Last week, thousands of peaceful demonstrators came from across the country to protest the criminal injustice done to young African-American men in Jena, La. The protesters spanned the generations and the country's geography. They came because of the chilling injustice in Jena, where a series of fights began after white students draped three nooses over the "white tree" in the schoolyard. The white students involved got slaps on the wrist; six African Americans were charged with attempted murder.
They came because Jena isn't simply in Louisiana; similar injustices take place in our criminal justice system routinely. Mothers and fathers came knowing their children could be the next ones accused.
The demonstration shamed those with a conscience and roused those with hatred in their hearts. Neo-Nazi Web pages have burned with vile denunciations of the Jena 6 and the demonstrators. Last week, www.overthrow.com -- an expression of an extremist group that calls itself the American National Socialist Workers Party -- chillingly published the names, addresses and telephone numbers of some of the families of the Jena 6. "Get in touch," the Web page threatened, "and let them know justice is coming."
"If these n-----s are released or acquitted, we will find out where they live and make sure that white activists and white citizens in Louisiana know it," ANSWP Commander Bill White stated. "We'll mail directions to their homes to every white man in Louisiana if we have to in order to find someone willing to deliver justice." Another white posting on the matter flatly threatened: "Lynch the Jena 6."
"The best crowd control for such a situation would be a squad of men armed with full automatics and preferably a machine gun as well," added another posting on the neo-Nazi Vanguard News Network, a white supremacist Web forum.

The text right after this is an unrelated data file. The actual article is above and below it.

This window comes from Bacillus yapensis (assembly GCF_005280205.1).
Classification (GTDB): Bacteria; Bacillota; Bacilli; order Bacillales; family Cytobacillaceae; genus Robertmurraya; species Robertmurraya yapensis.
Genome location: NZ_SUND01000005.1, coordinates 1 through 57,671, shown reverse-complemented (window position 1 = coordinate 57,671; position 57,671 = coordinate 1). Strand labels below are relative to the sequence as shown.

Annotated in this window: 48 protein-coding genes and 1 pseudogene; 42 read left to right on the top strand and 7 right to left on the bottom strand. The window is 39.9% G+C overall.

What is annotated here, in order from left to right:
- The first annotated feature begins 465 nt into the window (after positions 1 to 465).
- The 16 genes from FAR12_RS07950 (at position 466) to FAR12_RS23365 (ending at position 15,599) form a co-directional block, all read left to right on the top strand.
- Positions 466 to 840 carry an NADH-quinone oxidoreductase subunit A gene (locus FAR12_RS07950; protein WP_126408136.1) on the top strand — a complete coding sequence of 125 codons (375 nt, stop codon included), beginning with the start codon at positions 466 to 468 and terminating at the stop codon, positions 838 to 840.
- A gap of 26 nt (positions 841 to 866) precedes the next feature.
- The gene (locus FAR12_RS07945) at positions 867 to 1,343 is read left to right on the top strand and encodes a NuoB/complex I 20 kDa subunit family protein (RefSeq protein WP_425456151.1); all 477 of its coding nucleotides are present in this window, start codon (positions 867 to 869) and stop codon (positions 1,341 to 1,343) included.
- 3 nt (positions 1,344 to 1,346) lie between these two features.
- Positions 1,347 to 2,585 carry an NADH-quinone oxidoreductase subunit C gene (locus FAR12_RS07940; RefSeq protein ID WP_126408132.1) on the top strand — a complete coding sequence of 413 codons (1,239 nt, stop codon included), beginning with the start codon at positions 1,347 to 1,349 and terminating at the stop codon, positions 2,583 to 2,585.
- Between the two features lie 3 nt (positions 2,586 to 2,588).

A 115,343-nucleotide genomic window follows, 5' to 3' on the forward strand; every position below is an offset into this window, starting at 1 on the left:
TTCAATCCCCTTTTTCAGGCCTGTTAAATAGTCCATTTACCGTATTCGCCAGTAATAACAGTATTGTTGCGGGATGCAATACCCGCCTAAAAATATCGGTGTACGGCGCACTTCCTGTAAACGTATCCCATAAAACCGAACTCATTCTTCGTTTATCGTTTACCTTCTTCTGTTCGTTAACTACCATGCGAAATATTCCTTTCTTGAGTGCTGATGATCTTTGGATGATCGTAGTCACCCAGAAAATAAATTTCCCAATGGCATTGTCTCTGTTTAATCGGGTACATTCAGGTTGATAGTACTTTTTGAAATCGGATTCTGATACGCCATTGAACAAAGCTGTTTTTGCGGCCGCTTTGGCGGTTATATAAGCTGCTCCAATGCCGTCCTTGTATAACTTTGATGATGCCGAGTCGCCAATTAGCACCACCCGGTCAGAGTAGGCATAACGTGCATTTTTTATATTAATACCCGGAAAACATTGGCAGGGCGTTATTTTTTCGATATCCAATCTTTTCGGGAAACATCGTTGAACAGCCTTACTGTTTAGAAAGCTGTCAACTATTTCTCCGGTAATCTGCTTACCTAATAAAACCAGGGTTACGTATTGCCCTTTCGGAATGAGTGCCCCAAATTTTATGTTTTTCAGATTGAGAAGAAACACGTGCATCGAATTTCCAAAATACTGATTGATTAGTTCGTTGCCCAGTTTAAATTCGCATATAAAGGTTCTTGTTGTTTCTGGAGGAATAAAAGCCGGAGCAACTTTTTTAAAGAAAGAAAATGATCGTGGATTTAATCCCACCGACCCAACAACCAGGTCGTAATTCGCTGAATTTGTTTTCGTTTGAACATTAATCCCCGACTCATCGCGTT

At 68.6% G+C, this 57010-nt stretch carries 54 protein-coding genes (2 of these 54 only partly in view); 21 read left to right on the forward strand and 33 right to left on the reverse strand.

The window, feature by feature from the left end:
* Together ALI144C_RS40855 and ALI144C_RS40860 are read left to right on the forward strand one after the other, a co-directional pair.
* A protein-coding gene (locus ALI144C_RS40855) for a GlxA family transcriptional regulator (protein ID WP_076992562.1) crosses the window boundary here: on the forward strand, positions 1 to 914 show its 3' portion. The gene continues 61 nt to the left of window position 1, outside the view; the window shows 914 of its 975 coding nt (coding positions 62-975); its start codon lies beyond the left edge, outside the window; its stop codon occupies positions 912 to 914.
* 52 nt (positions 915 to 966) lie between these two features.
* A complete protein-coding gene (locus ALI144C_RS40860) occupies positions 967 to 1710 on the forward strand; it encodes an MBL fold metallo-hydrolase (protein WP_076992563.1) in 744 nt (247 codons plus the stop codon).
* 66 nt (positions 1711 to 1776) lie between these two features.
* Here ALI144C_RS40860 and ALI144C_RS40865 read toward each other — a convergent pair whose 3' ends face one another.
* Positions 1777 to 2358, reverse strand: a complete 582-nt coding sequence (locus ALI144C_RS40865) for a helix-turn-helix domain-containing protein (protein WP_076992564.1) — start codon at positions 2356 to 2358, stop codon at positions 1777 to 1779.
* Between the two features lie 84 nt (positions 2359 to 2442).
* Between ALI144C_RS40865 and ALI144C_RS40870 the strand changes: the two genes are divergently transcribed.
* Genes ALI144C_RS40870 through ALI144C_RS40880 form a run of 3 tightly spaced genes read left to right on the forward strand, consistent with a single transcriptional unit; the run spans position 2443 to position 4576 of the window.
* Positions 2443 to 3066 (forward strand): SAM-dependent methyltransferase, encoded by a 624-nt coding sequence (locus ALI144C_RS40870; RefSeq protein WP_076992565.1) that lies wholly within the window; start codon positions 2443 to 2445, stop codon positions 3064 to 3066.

Threats by neo-Nazi white-supremacy groups need to be taken seriously. These groups are heavily armed and dangerous.
The governor and attorney general of Louisiana are silent. The local prosecutor remains belligerent. This is a time for federal intervention. The federal government intervened in Little Rock and Selma. Local authorities refuse to discharge their duty. The government must act now. I urge President Bush to intervene.
The presidential candidates in both parties should also exercise leadership here, speaking clearly about the need for reconciliation and justice. Republican candidates particularly should demonstrate that they can rise above racial divides to demand fairness and justice in America. Thus far, Republicans have been campaigning as if all America were a white suburb. They cited "scheduling conflicts" to avoid a debate sponsored by a historically black college. Other than John McCain, they ducked the Univision Latino debate. This disdain for reaching out caused former Republican vice presidential nominee Jack Kemp to complain, "What are we going to do -- meet in a country club in the suburbs one day?"
But the Democratic nominees should not assume that they can inherit minority votes. They have to earn them. Standing up for justice and against this kind of hatred is an essential measure of leadership.
These threats are serious. The FBI should be investigating; the Justice Department intervening. The civil rights laws were passed to empower the federal government to act. It is time for George W. Bush to stand up.
Jesse Jackson can be reached by email.
© 2007 The Chicago Sun Times